Additionally, Madden did not address the “valid-when-made” doctrine. While the “valid-when-made” doctrine is distinct from the issue of federal preemption considered by the Second Circuit, the two doctrines have been concurrently invoked by several federal courts in the context of the National Bank Act to preempt the application of state usury law. In addition, an argument can be made that the “valid-when-made” doctrine is part and parcel of the National Bank Act and necessarily buttresses any preemption analysis.
Uncertainty resulting from Madden
The Madden decision created significant uncertainty and a lack of uniformity within the secondary market for purchasers of and other investors in bank-originated loans, and had a collateral effect on the primary market involving bank-originated loans that rely on the secondary market for bank liquidity and funding needs. In light of the Madden ruling, non-bank purchasers began to reconsider purchasing loans from banks in the Second Circuit states (i.e., New York, Connecticut and Vermont) that exceed state usury caps, or to restructure such purchases. Loans with interest in excess of state usury limits could be deemed uncollectible in the hands of such non-bank parties, and could expose such parties to liability under state criminal usury laws. In addition, the Madden decision affected securitization activities, as many securitizers that purchase loans originated by banks became wary, along with investors, of loans originated in New York, Connecticut or Vermont.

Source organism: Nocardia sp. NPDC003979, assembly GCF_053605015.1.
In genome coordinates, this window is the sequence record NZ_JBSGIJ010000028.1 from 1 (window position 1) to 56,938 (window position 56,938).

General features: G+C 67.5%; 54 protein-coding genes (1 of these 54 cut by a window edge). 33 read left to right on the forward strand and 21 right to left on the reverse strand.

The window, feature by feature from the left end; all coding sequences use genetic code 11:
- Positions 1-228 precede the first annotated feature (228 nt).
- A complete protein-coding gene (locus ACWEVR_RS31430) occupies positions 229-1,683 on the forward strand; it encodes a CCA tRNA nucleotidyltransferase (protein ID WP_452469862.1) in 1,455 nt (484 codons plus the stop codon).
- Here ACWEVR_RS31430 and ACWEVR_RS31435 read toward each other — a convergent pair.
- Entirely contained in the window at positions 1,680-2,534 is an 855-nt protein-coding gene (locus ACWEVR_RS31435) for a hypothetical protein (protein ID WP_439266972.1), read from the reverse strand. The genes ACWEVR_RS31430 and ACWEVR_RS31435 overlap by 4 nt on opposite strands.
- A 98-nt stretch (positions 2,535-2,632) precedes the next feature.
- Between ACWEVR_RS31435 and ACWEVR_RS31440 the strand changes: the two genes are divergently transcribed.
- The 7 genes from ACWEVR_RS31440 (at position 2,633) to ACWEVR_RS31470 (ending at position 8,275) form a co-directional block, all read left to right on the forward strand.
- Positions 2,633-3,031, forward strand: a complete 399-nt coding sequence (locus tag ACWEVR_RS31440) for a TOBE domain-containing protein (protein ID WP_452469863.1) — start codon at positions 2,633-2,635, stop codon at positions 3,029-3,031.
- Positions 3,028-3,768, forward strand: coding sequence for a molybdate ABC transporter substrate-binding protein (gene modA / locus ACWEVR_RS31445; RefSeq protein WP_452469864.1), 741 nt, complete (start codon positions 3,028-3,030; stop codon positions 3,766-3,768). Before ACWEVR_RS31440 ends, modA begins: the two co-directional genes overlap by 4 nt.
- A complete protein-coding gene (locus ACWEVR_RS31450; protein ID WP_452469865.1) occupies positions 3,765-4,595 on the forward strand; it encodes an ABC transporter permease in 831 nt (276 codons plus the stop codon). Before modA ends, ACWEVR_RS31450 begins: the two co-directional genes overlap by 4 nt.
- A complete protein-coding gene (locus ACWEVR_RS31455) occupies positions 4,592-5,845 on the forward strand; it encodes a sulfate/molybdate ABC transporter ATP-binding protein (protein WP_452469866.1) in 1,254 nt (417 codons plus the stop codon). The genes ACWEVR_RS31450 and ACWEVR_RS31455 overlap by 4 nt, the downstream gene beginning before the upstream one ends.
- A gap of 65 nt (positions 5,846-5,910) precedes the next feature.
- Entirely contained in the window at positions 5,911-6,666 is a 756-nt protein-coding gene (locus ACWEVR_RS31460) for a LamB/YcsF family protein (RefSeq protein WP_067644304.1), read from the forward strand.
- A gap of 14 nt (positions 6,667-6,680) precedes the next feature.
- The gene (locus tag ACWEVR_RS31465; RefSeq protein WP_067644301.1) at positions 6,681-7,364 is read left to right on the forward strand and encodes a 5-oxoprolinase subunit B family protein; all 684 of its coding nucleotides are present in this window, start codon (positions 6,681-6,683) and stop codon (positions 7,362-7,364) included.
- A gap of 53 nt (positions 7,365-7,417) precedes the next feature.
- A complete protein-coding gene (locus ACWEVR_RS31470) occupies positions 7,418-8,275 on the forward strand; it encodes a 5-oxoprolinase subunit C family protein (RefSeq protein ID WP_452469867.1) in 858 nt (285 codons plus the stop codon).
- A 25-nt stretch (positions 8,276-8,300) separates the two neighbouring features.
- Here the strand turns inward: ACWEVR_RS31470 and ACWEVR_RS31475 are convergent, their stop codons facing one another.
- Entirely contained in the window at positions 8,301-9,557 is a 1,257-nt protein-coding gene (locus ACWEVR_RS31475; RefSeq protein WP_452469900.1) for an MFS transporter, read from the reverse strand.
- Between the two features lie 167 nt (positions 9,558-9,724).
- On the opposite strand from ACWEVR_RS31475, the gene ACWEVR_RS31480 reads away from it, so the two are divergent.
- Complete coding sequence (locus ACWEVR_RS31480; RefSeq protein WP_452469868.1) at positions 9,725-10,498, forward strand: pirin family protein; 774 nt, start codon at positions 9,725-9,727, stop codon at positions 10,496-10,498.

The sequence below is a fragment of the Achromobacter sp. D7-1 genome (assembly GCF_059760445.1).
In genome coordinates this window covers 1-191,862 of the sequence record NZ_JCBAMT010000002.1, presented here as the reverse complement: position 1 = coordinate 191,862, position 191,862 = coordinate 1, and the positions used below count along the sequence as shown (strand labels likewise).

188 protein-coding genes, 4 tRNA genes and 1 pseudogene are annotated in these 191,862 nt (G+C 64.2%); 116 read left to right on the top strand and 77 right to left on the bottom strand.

The Madden decision also increased legal and business risks for marketplace lending and bank-non-bank lending partnerships, adding to the uncertainty faced by such partnerships from the “true lender” questions discussed below. In addition, at least one academic study has found a chilling effect on credit availability in the Second Circuit states. Hopes of a relatively quick judicial resolution were dashed when the US Supreme Court declined to hear a Madden appeal in June 2016, and despite critiques of Madden by the Obama and Trump Administrations, federal banking agencies, certain members of Congress, and industry, Madden remains in force in the Second Circuit. Those generally in favor of the Madden ruling include consumer advocates and certain state regulatory bodies.
Implications of the proposed rules by market segment
|Non-bank debt purchasers||
|Securitization desks and investors||
“True lender” uncertainty remains